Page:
“Seahorse : The Dad Who Gave Birth”
A Pregnant Male
The seahorse, a marine fish, is the only vertebrate species on earth where the male becomes pregnant. Because of this it becomes the perfect metaphor for the rare (at least for now) phenomenon among humans where a trans man decides to carry and give birth to his own child. Even though such men still have ovaries and other biologically female organs, the process of fertilization and pregnancy is not as easy as one might think because of the hormone treatments (including testosterone injections) that they undergo, which suppress the body’s original estrogen. Yet it is not impossible, as we see in director Jeanie Finlay’s moving portrait of Freddy McConnell, following him throughout his lengthy, emotionally and physically grueling journey to become a parent. The documentary has a lot to say about profound truths about sex, gender identity, empathy and love.
When we first meet McConnell when he faces a decision and is hesitant, but eager, feeling that his fast-approaching thirties will only complicate matters. He will have to stop testosterone treatments and this is sure to affect his body and self-image. His close friend CJ is also trans meaning that he will not go through the pregnancy alone. As prepared as Freddy may be, however, situations inevitably become more fraught, but he never seesaws in his commitment. He is very lucky to have Esme Esme, an extraordinarily supportive partner and she is his mother and stays by his side the whole time. She is a model to all parents on how to champion one’s child. At the end, when we are in the hospital at the moment of birth We have come to know Freddy and Esme so this is a perfect ending.
The narrative is structured around interviews – some staged, some coincidental with Freddy’s families and friends. Phone conversations woven in as voiceover, observational footage, self-shot confessionals by Freddy, and archival material show us Freddy as a young girl. She also cuts in sequences of actual seahorses which, with their ethereal movements and striking texture, and a lyrical touch making for an evocative mix and a look at a reconstruction of a life fully lived. To avoid the story becoming the slightest bit sensationalized McConnell had assembled his own crew to be able to tell his story and then entrusted Finlay to take over. It turned out to be the perfect call.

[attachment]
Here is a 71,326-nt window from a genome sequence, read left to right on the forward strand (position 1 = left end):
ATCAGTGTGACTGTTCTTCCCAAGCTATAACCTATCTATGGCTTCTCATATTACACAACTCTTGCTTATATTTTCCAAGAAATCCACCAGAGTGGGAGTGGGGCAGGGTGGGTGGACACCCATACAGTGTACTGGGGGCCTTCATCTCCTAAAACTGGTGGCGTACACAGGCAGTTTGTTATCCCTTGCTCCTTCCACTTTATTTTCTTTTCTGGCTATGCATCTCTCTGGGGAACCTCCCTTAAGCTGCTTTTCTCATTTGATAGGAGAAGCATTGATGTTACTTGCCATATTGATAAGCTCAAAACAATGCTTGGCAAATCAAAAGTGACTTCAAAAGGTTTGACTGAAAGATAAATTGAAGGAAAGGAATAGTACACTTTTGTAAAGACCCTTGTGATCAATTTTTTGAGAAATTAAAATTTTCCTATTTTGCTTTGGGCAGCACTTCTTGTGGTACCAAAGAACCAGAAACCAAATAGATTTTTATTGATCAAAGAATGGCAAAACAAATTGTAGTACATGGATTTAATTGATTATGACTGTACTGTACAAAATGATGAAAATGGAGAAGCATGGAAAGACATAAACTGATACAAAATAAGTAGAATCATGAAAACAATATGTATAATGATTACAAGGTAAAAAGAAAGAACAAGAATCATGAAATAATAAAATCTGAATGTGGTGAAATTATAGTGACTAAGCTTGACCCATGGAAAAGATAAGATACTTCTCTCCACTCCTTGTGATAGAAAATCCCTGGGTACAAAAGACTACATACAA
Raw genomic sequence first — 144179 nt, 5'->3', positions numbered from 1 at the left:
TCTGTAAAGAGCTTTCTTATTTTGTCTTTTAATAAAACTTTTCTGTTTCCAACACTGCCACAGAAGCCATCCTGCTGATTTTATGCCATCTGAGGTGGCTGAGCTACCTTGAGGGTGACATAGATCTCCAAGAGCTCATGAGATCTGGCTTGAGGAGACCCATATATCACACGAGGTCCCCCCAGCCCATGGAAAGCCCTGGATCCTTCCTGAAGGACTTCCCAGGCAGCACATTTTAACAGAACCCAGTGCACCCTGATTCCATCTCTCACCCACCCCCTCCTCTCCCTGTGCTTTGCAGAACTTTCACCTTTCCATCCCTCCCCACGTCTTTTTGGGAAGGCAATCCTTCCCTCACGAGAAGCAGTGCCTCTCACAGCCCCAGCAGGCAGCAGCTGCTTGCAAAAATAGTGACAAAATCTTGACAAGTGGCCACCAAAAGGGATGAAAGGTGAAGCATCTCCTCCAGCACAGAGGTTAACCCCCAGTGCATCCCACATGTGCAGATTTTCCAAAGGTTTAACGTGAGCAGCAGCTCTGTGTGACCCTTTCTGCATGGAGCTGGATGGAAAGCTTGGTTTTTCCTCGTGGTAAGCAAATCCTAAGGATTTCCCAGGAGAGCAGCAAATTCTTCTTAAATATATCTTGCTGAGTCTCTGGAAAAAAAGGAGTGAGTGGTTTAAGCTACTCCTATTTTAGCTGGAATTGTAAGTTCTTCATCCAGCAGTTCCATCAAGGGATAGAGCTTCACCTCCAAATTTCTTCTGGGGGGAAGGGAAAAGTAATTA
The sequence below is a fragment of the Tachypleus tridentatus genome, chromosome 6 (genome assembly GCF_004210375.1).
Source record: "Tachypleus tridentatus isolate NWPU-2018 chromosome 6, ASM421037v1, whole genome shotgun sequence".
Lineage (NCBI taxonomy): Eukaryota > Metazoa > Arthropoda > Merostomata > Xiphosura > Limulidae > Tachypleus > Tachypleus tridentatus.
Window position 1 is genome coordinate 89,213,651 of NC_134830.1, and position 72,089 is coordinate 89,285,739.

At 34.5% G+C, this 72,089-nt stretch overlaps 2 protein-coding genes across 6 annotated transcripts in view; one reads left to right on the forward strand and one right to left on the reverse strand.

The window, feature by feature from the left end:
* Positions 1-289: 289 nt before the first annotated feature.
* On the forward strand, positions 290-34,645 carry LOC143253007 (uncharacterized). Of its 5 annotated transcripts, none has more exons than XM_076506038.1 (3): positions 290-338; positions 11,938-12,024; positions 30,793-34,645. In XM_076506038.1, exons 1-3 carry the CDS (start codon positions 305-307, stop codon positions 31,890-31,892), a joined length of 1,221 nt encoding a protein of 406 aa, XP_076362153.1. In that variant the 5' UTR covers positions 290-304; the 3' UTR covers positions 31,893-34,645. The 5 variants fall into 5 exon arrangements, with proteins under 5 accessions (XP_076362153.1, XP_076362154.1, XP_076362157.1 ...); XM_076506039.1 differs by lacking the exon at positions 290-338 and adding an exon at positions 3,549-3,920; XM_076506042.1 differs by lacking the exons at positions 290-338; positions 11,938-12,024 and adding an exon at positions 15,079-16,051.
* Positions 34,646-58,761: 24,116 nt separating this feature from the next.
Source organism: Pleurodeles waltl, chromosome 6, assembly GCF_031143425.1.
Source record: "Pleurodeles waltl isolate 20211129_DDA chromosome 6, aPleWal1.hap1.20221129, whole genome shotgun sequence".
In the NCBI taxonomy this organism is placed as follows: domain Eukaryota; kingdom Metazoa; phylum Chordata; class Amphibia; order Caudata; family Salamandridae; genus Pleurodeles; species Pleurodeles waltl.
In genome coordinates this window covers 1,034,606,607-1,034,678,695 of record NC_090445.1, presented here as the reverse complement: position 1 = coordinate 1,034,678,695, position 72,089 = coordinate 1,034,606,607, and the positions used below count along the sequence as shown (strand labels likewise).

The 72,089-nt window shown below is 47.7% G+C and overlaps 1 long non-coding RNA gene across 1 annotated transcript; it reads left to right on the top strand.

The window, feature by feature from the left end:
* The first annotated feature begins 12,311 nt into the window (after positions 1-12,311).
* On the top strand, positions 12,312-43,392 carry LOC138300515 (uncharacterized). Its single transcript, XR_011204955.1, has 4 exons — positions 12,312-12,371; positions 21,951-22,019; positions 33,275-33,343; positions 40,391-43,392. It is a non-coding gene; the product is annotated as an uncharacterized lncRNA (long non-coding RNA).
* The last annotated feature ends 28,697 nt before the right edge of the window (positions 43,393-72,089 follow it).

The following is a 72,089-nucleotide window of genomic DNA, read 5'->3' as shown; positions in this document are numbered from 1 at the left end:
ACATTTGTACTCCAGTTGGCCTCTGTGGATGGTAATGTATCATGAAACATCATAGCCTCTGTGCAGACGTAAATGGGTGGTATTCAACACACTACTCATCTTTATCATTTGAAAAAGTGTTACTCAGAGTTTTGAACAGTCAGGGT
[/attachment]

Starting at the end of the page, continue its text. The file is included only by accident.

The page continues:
McConnell had just finally become comfortable in his own skin after he transitioned and although he had an overwhelming desire to be a parent, he was extremely apprehensive of now stopping his testosterone and how that would affect him both physically and emotionally. He had originally planned to include his best friend CJ, as a co-parent and they even went as far to seek out sperm for a black donor so that the child would look like CJ too.. However that relationship ended and McConnell moved out of London and back to his mother’s house in the small seaside town of Deal.
On his second attempt, McConnell became pregnant and his mother became his biggest support and protector. Throughout his pregnancy which was playing hell with his hormones, he spoke a great deal about his mood swings and his concerns about how his body was taking on more of its old feminine aspects. However no matter what worries he raised about the whole journey, he was determined to be a parent. He had to think long and hard about how he shared the news of his pregnancy so that he could avoid the unusual aspect of this scenario being used for sensationalism. McConnell’s relationship with his own father who had left the family home when he was just 8 years old was very unpredictable, so he broke the news in an email because he feared that a face-to-face meeting would not end very well. Asides from that his mother and he only told a handful of very close friends but even so one of them simply could not let her prejudices upset the McConnells and the rest of the family one sunny afternoon in the garden.
Any doubts that McConnell (and anyone else) were beginning to have about the whole concept of a trans man giving birth completely dissipated when Jack was born. The sheer joy on McConnell’s face said it all, as had the very close bond son and father quickly formed. It takes an enormous amount of courage for people like McConnell to the system and its status quo that is totally geared around cis woman. He did so unapologetically and with charm and charisma. At the end of the journey McConnell expresses concern about his own naivete about the full physical and emotional extent of reactions. but he professed that regardless he had not one single regret.